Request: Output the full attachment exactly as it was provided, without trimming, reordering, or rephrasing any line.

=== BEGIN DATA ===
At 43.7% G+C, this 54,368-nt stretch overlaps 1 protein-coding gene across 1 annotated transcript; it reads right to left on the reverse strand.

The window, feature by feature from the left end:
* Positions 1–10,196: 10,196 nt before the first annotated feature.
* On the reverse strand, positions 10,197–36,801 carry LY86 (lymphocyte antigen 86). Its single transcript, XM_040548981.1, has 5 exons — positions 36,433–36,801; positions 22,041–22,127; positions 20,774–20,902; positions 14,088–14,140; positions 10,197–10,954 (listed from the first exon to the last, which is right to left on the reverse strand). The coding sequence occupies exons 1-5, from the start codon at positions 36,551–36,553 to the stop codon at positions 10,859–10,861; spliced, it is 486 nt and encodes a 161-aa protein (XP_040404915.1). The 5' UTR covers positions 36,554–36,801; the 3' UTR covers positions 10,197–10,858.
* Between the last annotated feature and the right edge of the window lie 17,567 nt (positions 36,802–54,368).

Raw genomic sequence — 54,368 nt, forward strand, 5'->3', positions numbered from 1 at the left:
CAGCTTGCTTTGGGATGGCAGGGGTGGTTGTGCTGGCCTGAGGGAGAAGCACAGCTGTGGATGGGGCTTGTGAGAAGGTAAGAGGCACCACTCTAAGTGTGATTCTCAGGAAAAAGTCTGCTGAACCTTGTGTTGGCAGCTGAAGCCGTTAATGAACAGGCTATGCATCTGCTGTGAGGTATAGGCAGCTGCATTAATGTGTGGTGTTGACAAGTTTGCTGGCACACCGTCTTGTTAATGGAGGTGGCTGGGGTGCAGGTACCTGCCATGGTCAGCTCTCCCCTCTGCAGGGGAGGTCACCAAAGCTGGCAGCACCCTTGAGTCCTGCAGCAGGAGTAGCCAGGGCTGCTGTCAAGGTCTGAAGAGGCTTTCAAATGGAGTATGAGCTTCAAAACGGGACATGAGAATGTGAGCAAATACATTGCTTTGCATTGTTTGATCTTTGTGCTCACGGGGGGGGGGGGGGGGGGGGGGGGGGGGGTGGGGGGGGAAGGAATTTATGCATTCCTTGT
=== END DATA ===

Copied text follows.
At 43.7% G+C, this 54,368-nt stretch overlaps 1 protein-coding gene across 1 annotated transcript; it reads right to left on the reverse strand.

The window, feature by feature from the left end:
* Positions 1–10,196: 10,196 nt before the first annotated feature.
* On the reverse strand, positions 10,197–36,801 carry LY86 (lymphocyte antigen 86). Its single transcript, XM_040548981.1, has 5 exons — positions 36,433–36,801; positions 22,041–22,127; positions 20,774–20,902; positions 14,088–14,140; positions 10,197–10,954 (listed from the first exon to the last, which is right to left on the reverse strand). The coding sequence occupies exons 1-5, from the start codon at positions 36,551–36,553 to the stop codon at positions 10,859–10,861; spliced, it is 486 nt and encodes a 161-aa protein (XP_040404915.1). The 5' UTR covers positions 36,554–36,801; the 3' UTR covers positions 10,197–10,858.
* Between the last annotated feature and the right edge of the window lie 17,567 nt (positions 36,802–54,368).

Raw genomic sequence — 54,368 nt, forward strand, 5'->3', positions numbered from 1 at the left:
CAGCTTGCTTTGGGATGGCAGGGGTGGTTGTGCTGGCCTGAGGGAGAAGCACAGCTGTGGATGGGGCTTGTGAGAAGGTAAGAGGCACCACTCTAAGTGTGATTCTCAGGAAAAAGTCTGCTGAACCTTGTGTTGGCAGCTGAAGCCGTTAATGAACAGGCTATGCATCTGCTGTGAGGTATAGGCAGCTGCATTAATGTGTGGTGTTGACAAGTTTGCTGGCACACCGTCTTGTTAATGGAGGTGGCTGGGGTGCAGGTACCTGCCATGGTCAGCTCTCCCCTCTGCAGGGGAGGTCACCAAAGCTGGCAGCACCCTTGAGTCCTGCAGCAGGAGTAGCCAGGGCTGCTGTCAAGGTCTGAAGAGGCTTTCAAATGGAGTATGAGCTTCAAAACGGGACATGAGAATGTGAGCAAATACATTGCTTTGCATTGTTTGATCTTTGTGCTCACGGGGGGGGGGGGGGGGGGGGGGGGGGGGGTGGGGGGGGAAGGAATTTATGCATTCCTTGT